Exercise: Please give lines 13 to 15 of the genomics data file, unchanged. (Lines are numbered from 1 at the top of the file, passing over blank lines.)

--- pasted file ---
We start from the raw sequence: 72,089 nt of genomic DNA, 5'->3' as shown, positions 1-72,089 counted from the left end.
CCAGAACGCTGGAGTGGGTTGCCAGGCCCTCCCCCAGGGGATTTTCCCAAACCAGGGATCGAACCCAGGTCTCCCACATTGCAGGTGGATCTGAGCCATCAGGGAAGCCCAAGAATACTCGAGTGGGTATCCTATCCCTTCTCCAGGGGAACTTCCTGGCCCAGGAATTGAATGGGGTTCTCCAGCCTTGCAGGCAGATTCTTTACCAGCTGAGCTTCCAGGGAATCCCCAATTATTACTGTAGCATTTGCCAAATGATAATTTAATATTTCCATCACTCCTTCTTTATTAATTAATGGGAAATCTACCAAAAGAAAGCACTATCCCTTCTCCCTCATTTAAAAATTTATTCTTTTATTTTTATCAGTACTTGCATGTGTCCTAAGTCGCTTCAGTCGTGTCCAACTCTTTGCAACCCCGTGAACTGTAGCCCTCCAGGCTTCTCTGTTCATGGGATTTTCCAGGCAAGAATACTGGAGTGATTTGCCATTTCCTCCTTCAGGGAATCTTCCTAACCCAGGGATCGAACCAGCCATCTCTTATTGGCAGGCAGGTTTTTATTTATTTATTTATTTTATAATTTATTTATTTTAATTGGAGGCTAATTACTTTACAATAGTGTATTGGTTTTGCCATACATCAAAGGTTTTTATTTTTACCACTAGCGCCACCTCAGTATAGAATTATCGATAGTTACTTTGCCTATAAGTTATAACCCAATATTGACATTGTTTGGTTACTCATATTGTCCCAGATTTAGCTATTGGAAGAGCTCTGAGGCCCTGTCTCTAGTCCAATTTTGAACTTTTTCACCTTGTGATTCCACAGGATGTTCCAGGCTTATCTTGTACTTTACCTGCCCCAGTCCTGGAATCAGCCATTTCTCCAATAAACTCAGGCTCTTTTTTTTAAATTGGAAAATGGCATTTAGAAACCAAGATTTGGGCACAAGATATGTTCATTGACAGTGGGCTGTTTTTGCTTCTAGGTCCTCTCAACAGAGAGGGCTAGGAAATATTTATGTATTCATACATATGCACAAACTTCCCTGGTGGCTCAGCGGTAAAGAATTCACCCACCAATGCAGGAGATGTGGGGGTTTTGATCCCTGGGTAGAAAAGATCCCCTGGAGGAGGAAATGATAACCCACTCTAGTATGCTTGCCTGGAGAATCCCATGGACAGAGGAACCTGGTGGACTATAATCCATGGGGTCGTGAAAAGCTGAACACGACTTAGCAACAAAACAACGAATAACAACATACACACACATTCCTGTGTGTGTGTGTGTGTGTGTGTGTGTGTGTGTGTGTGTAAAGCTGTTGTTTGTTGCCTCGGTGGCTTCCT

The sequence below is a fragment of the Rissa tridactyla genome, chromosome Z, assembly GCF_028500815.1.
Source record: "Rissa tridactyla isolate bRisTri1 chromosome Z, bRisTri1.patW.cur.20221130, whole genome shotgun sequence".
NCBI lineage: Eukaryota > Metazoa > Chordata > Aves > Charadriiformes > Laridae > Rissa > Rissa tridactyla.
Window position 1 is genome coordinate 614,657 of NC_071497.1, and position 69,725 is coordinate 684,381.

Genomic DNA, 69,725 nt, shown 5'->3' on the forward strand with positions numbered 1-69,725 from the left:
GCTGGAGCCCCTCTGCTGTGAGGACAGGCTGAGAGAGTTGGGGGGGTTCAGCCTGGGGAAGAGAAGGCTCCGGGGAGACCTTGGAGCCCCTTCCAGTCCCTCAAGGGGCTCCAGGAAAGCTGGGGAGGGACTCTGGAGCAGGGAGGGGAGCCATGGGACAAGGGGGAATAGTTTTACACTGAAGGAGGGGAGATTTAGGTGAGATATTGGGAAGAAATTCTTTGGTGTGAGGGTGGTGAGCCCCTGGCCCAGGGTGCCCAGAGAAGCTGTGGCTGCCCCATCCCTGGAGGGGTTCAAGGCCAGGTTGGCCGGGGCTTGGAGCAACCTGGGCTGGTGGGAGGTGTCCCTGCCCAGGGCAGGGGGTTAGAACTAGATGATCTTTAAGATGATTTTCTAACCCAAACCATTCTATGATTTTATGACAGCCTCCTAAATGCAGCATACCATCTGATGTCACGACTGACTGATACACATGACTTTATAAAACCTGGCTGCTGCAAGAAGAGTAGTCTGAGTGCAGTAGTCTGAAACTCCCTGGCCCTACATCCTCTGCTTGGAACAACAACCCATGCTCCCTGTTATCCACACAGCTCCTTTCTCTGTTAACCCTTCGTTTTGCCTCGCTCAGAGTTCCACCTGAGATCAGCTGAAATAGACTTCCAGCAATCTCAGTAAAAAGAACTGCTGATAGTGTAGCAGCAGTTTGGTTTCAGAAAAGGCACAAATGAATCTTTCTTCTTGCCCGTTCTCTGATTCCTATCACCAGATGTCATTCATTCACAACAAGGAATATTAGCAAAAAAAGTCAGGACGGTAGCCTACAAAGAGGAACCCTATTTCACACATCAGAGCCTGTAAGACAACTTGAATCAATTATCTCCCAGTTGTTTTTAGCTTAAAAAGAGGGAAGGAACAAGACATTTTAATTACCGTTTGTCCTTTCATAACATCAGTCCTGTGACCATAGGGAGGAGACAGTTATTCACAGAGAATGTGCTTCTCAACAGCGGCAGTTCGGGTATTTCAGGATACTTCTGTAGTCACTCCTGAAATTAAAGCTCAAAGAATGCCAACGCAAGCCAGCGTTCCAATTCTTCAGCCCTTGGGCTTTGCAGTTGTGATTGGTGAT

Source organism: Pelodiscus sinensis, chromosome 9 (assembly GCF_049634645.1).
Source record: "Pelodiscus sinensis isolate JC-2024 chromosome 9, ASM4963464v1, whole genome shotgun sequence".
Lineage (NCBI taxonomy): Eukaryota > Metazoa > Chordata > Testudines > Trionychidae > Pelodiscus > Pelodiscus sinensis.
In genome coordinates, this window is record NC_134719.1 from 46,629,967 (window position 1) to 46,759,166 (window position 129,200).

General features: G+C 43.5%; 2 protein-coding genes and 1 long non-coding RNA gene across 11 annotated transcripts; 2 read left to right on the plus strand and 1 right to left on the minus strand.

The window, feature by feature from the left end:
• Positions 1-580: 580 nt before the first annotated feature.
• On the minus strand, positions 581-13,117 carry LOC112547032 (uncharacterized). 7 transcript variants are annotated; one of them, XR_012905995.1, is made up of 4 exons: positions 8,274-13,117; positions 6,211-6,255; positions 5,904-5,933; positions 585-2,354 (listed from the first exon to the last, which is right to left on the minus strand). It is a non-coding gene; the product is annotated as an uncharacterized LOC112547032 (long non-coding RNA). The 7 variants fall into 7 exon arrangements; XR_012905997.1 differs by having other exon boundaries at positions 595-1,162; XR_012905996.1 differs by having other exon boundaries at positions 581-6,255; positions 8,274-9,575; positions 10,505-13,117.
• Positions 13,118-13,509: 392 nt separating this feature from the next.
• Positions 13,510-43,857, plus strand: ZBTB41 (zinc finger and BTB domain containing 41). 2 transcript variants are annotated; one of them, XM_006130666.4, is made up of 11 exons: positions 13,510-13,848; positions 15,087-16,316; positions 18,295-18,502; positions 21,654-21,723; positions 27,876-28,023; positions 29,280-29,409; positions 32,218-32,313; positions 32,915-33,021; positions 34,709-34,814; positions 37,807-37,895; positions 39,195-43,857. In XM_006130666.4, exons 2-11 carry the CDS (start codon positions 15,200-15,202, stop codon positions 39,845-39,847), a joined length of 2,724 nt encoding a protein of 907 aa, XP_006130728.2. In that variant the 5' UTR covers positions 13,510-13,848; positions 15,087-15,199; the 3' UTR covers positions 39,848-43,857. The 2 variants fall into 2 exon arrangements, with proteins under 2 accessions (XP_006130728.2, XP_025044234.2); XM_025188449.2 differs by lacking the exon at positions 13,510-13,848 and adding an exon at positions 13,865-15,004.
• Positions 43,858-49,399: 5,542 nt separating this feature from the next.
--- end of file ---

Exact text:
General features: G+C 43.5%; 2 protein-coding genes and 1 long non-coding RNA gene across 11 annotated transcripts; 2 read left to right on the plus strand and 1 right to left on the minus strand.

The window, feature by feature from the left end:
• Positions 1-580: 580 nt before the first annotated feature.